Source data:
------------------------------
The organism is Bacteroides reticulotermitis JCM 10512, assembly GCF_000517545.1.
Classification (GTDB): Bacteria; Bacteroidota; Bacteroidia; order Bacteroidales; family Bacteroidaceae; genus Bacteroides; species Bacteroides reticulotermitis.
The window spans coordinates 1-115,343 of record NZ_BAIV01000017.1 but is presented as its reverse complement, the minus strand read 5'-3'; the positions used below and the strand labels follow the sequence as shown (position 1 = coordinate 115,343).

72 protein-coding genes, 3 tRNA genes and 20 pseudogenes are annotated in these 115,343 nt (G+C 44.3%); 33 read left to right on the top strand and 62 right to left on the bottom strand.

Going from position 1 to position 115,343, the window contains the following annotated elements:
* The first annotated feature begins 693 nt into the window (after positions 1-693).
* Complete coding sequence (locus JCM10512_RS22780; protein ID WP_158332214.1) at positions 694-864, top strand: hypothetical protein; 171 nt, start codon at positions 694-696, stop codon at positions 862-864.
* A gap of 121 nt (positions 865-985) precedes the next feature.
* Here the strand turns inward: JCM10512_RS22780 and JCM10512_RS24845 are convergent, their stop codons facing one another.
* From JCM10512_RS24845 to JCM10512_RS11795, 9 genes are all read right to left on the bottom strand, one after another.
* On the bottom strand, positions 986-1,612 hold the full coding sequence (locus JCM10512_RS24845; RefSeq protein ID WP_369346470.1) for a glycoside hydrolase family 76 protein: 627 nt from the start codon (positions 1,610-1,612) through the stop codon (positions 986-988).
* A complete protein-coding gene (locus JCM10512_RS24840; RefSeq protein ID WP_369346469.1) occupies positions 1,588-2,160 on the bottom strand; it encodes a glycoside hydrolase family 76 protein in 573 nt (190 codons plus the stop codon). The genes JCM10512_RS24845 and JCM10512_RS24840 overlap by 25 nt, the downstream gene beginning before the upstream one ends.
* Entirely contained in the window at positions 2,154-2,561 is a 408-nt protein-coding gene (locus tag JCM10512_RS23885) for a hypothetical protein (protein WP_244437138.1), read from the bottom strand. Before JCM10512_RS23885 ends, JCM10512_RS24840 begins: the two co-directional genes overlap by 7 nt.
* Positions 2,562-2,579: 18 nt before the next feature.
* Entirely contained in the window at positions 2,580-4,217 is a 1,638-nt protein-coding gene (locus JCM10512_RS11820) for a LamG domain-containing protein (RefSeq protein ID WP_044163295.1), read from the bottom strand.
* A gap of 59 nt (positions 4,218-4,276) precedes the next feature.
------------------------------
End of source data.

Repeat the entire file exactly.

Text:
The organism is Bacteroides reticulotermitis JCM 10512, assembly GCF_000517545.1.
Classification (GTDB): Bacteria; Bacteroidota; Bacteroidia; order Bacteroidales; family Bacteroidaceae; genus Bacteroides; species Bacteroides reticulotermitis.
The window spans coordinates 1-115,343 of record NZ_BAIV01000017.1 but is presented as its reverse complement, the minus strand read 5'-3'; the positions used below and the strand labels follow the sequence as shown (position 1 = coordinate 115,343).

72 protein-coding genes, 3 tRNA genes and 20 pseudogenes are annotated in these 115,343 nt (G+C 44.3%); 33 read left to right on the top strand and 62 right to left on the bottom strand.

Going from position 1 to position 115,343, the window contains the following annotated elements:
* The first annotated feature begins 693 nt into the window (after positions 1-693).
* Complete coding sequence (locus JCM10512_RS22780; protein ID WP_158332214.1) at positions 694-864, top strand: hypothetical protein; 171 nt, start codon at positions 694-696, stop codon at positions 862-864.
* A gap of 121 nt (positions 865-985) precedes the next feature.
* Here the strand turns inward: JCM10512_RS22780 and JCM10512_RS24845 are convergent, their stop codons facing one another.
* From JCM10512_RS24845 to JCM10512_RS11795, 9 genes are all read right to left on the bottom strand, one after another.
* On the bottom strand, positions 986-1,612 hold the full coding sequence (locus JCM10512_RS24845; RefSeq protein ID WP_369346470.1) for a glycoside hydrolase family 76 protein: 627 nt from the start codon (positions 1,610-1,612) through the stop codon (positions 986-988).
* A complete protein-coding gene (locus JCM10512_RS24840; RefSeq protein ID WP_369346469.1) occupies positions 1,588-2,160 on the bottom strand; it encodes a glycoside hydrolase family 76 protein in 573 nt (190 codons plus the stop codon). The genes JCM10512_RS24845 and JCM10512_RS24840 overlap by 25 nt, the downstream gene beginning before the upstream one ends.
* Entirely contained in the window at positions 2,154-2,561 is a 408-nt protein-coding gene (locus tag JCM10512_RS23885) for a hypothetical protein (protein WP_244437138.1), read from the bottom strand. Before JCM10512_RS23885 ends, JCM10512_RS24840 begins: the two co-directional genes overlap by 7 nt.
* Positions 2,562-2,579: 18 nt before the next feature.
* Entirely contained in the window at positions 2,580-4,217 is a 1,638-nt protein-coding gene (locus JCM10512_RS11820) for a LamG domain-containing protein (RefSeq protein ID WP_044163295.1), read from the bottom strand.
* A gap of 59 nt (positions 4,218-4,276) precedes the next feature.